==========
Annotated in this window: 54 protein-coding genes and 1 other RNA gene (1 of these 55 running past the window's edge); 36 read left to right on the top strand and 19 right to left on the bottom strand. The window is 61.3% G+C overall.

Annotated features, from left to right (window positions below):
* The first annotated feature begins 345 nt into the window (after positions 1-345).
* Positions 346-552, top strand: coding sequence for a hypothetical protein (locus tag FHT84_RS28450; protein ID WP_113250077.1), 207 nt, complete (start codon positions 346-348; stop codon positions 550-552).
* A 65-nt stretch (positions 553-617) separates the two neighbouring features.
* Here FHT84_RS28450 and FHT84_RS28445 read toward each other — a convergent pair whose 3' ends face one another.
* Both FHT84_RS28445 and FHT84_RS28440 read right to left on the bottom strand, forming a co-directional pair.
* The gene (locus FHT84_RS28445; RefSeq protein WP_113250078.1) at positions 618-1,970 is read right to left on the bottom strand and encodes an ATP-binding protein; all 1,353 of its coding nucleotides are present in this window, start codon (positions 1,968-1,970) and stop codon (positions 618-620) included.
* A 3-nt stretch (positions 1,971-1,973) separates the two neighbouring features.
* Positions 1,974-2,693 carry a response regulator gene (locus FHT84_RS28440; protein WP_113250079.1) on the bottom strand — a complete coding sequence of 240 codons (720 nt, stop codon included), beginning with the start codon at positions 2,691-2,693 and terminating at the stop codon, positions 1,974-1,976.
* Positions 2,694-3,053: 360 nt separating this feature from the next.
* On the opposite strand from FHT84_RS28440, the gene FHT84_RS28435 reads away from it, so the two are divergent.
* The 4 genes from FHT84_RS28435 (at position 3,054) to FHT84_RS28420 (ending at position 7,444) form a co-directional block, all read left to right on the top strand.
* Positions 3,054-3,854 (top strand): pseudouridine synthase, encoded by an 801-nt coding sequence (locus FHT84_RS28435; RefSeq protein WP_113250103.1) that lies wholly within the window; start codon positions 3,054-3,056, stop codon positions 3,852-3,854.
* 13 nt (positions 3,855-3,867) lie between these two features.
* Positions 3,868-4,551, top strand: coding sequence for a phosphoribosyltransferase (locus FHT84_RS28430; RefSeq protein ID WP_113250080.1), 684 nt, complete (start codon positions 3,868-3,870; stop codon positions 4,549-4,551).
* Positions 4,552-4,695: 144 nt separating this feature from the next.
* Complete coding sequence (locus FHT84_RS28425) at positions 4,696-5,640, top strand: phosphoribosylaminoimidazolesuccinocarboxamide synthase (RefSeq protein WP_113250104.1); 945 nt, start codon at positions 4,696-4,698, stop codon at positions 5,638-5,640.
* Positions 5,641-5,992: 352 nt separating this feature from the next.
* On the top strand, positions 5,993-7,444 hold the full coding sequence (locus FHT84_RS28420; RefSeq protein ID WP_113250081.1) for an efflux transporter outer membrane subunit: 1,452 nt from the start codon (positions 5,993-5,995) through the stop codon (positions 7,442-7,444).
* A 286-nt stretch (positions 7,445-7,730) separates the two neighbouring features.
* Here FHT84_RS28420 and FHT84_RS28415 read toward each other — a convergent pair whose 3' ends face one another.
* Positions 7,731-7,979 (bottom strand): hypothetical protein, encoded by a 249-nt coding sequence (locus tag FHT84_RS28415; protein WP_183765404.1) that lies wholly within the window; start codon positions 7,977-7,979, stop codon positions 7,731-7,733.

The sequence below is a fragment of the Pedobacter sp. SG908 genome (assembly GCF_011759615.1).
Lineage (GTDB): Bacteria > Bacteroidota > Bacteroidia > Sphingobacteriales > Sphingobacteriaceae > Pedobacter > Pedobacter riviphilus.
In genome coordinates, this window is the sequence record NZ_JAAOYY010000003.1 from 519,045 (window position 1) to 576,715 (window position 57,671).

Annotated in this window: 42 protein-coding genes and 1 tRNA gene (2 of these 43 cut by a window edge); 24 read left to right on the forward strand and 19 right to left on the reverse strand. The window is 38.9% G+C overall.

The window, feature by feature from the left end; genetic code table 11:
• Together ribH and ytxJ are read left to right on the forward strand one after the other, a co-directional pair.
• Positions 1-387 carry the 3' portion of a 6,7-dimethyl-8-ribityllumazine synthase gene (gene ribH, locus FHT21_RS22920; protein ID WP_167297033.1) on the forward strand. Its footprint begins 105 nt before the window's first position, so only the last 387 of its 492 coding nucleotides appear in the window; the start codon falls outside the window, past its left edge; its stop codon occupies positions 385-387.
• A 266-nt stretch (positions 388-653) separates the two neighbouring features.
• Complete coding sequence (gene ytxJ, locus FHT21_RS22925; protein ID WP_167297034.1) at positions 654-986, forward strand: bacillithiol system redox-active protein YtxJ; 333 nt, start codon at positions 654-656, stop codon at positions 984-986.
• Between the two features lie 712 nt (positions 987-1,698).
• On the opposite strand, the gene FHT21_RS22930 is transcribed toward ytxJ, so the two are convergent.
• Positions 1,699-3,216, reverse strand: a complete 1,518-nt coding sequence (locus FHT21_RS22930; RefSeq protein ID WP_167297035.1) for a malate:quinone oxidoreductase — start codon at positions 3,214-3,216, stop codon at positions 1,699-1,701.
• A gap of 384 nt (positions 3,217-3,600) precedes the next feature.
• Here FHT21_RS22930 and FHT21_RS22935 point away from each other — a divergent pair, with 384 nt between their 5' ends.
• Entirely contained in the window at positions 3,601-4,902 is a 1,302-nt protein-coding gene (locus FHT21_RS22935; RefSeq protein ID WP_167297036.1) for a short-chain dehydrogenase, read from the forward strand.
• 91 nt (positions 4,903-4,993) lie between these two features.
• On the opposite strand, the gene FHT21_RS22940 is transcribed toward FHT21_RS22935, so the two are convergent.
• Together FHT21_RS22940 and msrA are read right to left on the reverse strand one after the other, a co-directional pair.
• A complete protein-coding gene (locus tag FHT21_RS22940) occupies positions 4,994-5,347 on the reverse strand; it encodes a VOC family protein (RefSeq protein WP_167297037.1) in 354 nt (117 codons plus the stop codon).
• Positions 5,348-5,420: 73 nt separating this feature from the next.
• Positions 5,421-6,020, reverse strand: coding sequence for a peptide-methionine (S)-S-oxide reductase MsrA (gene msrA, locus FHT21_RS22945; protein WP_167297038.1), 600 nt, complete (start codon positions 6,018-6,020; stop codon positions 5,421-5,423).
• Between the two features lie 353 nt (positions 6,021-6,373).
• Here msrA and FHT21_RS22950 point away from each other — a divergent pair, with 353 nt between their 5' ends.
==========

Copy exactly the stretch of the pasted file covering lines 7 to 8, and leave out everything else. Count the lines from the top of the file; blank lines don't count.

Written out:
* Both FHT84_RS28445 and FHT84_RS28440 read right to left on the bottom strand, forming a co-directional pair.
* The gene (locus FHT84_RS28445; RefSeq protein WP_113250078.1) at positions 618-1,970 is read right to left on the bottom strand and encodes an ATP-binding protein; all 1,353 of its coding nucleotides are present in this window, start codon (positions 1,968-1,970) and stop codon (positions 618-620) included.